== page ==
In other news: Here is what I made, ate, read and watched in recent history. There's some good shit here, yo.
FOODS MADE IN OUR KITCHEN
Mexican Polenta: I can see the future and in the future this will become something we make the shit out of. Polenta baked until it is crispy and then topped with tomatoes and beans and seasonings and other stuff. Gah. So good.
Also: I'm not sure why it has taken 35 years to learn about Queso Fresco, but no joke. This is one of my favorite foods right now. This cheese is like moz, but different. Also a little like feta, but different. It's almost impossible to find a hunk of it that isn't expired at our grocery store, which makes obtaining it a lot like hunting and gathering.
Cheesy Bean Enchiladas: As much as I love real-live cheese, I love the science of making a fake cheese sauce -- delicious in its own right. This one mixes Nutritional Yeast, Flour and Mustard and I even licked the spoon.
Meanwhile, I totally loved these vegan enchiladas in which I used real butter so they weren't vegan. Although I didn't really notice the cheese once it got mixed in with the rest of the beans.
SUPER GOOD FOODS MADE IN PROFESSIONAL KITCHENS
Baked Salmon Mac and Cheese: I ordered this last week at Chester Creek Cafe and whoasy-whoa-whoa. So good. My favorite part is the topping, which is like paprika breadcrumbs or something. Uncheesing salmon-y treasures is also a nice treat. My mouth almost exploded.
CRAZY LOVE: Whoa, dude. This documentary is crazy. Mind blown at the 38 minute mark and then gets repeatedly blown every 15 minutes or so for the rest of the movie. The gist: It's a love story that brings new meaning to the status "It's complicated." It's best to not know too much going into it. Then the stages of entertainment are like this:"Okay. I'm watching this. Why is she wearing those sunglasses. Wait. Who are these people? Why are we hearing about this relationship? Gah. He kind of seems like a jerk. Oh. OH! OH MY GOD!"
Seriously, this is so good. And streaming on Netflix.
Buried While in theory I think it's super amazing that Ryan Reynolds is the only character in this movie and he spends the entire time in a box, it gets a little bit boring that Ryan Reynolds is the only character in this movie and that he is stuck in a box. And when they do throw in an extra visual, in the form of a snake, I pretty much lost feeling in my extremities. So.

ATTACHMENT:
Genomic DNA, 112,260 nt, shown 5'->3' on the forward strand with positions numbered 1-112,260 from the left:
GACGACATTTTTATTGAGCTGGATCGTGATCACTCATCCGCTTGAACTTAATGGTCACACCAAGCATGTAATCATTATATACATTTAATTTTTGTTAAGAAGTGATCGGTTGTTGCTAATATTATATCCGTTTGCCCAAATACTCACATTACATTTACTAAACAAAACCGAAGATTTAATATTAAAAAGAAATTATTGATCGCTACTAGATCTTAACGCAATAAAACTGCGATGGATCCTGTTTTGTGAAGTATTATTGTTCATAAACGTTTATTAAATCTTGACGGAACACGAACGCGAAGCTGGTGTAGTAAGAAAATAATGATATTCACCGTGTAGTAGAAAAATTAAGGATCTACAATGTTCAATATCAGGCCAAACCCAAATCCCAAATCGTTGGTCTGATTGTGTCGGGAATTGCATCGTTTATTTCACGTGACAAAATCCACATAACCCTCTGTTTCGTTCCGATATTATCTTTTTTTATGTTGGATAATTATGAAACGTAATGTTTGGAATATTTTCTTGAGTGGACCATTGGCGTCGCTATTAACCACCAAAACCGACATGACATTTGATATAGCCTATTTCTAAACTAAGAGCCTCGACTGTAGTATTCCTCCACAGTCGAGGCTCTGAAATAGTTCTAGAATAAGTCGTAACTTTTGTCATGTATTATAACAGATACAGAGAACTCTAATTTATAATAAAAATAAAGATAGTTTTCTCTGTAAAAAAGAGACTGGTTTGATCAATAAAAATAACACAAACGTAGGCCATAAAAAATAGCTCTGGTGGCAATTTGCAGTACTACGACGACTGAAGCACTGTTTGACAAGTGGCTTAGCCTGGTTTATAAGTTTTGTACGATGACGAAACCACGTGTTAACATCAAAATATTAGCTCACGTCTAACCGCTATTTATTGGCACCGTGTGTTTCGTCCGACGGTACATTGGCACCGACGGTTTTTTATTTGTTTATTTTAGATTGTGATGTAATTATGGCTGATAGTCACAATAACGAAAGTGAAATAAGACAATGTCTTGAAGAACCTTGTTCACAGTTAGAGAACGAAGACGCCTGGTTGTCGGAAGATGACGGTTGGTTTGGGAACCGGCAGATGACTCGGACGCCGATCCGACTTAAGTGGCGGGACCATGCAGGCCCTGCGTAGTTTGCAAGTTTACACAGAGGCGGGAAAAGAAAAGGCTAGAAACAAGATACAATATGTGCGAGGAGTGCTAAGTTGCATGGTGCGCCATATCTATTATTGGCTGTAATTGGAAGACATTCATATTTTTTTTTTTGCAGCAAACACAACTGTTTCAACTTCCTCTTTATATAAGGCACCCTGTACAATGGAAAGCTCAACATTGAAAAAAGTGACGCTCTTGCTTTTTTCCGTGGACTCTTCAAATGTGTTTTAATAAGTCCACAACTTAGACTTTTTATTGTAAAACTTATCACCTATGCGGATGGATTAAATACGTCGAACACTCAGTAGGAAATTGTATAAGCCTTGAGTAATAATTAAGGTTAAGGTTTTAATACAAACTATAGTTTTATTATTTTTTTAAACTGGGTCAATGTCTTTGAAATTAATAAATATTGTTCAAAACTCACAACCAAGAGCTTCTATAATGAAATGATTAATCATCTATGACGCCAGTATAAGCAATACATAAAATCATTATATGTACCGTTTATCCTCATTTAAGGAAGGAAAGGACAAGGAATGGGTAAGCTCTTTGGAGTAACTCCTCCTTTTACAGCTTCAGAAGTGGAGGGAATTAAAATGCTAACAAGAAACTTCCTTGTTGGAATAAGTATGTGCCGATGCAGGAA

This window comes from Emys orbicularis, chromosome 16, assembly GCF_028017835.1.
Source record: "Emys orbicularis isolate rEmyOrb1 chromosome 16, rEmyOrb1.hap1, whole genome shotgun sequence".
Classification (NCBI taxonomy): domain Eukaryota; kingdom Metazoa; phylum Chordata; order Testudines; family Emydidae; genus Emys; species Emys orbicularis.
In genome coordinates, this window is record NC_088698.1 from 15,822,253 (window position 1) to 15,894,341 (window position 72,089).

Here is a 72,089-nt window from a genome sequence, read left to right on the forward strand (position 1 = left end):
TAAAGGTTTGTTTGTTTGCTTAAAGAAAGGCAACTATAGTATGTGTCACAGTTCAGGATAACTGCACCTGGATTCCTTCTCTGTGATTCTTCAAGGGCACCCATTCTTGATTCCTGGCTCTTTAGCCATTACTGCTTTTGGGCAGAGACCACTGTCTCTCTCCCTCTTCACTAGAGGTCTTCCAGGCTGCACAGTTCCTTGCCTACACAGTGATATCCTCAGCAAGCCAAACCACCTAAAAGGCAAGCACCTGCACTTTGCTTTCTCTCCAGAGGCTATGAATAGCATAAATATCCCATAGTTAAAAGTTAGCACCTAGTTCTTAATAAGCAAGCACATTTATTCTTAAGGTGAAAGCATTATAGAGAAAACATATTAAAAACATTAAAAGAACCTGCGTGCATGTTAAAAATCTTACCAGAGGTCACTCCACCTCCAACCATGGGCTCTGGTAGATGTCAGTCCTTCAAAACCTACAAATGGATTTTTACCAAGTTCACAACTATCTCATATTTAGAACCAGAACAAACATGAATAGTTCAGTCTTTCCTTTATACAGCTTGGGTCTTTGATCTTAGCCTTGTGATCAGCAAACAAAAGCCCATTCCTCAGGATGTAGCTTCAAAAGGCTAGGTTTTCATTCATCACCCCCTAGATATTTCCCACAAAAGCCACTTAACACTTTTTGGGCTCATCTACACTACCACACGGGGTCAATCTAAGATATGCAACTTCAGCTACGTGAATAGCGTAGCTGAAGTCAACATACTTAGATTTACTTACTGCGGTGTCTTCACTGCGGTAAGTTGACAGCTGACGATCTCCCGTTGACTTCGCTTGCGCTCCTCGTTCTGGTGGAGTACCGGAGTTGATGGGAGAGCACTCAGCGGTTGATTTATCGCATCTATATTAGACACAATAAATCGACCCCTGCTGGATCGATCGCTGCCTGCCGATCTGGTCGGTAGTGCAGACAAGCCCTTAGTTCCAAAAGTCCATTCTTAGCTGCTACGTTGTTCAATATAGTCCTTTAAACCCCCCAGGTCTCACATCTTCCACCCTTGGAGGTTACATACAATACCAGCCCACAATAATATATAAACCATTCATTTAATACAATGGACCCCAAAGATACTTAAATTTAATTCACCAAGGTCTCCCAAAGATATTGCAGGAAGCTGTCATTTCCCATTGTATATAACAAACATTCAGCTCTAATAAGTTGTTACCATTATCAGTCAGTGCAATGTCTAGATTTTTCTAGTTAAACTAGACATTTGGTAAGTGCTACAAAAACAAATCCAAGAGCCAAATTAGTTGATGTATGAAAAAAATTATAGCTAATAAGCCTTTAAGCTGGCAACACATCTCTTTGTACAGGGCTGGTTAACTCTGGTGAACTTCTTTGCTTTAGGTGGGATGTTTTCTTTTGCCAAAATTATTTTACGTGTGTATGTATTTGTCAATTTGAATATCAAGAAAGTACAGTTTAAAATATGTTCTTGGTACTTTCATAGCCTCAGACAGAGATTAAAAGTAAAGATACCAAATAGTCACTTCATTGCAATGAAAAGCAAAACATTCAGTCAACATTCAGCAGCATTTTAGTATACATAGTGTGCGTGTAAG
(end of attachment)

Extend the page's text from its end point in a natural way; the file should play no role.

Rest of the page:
We Need to Talk About Kevin: A Novel (P.S.) by Lionel Shriver:
Consider a scab. Picture the raw pink steak-ish part beneath it. Now go down another couple of layers. This is where Lionel Shriver went to write the super-gripping, super honest novel We Need to Talk About Kevin.
This is set in the aftermath of a teen massacre. Eva Khatchadourian is an entrepreneur, a world-ophile, deeply in love with her husband Franklin, independently wealthy, and the mother of a Kevin Khatchadourian, the barely-not legal who took out seven of his classmates in a well-executed execution.
Full review here.
The Night Bookmobile by Audrey Niffeneger: Audrey Niffenegger has a good thing going on with her lobes. In her graphic novel The Night Bookmobile — which walks like a children’s book, but certainly doesn’t talk like one, Alexandra goes out for a stroll in the streets of Chicago in the middle of the night. She has recently fought with her boyfriend Richard, a ponytailed lover with no time for make believe. She finds a bookmobile blasting Bob Marley and gives the driver a little peek as she walks past.
Robert Openshaw greets her, invites her inside. So many books and she’s read all of them. Paul Auster and Betty Crocker and, gasp, her own diary from childhood. Openshaw hustles her out the door when the sun comes up.
Full review here.
Another City, Not My Own: A Novel by Dominick Dunne:
Dominick, Dominick, Dominick. (Shakes head and sighs). What a piece of work.
Here is the precise formula my new bestie used to write his late-1990s Anti-Ode to OJ Simpson, the novel-ish memoir Another City Not My Own:
- Excerpt from Vanity Fair editorial on the trial.
- Scene in which Dominick Dunne, wearing the name of journalist Gus Bailey for the purposes of this piece, is conversing with someone along the lines of Nancy Reagan or Heidi Fleiss at a fancy schmancy Los Angeles eatery.
- Said famous person will ply him for details about the trial, which he is watching from Goldman-family/Brown family-side seats in the downtown L.A. courtroom.
- He dishes on jurors’ expressions, who OJ makes eye contact with, and some juicy nugget someone told him wherein, for instance, AC Cowlings gets coked to the gills and dishes the real deets to Keith Richards.
- He returns to his hotel room at Chateau Marmont and receives a telephone call from another source who wants to dish goodies on the key players.
- If the nugget is a reliable bit of info, he puts it under his tongue for use in his Vanity Fair posts or those moments when he is called upon to perform at dinner parties; If it is whack job hypothesis or hearsay, he tells the source: “I’ll use it in the novel I’m writing about the case.”
Right now I'm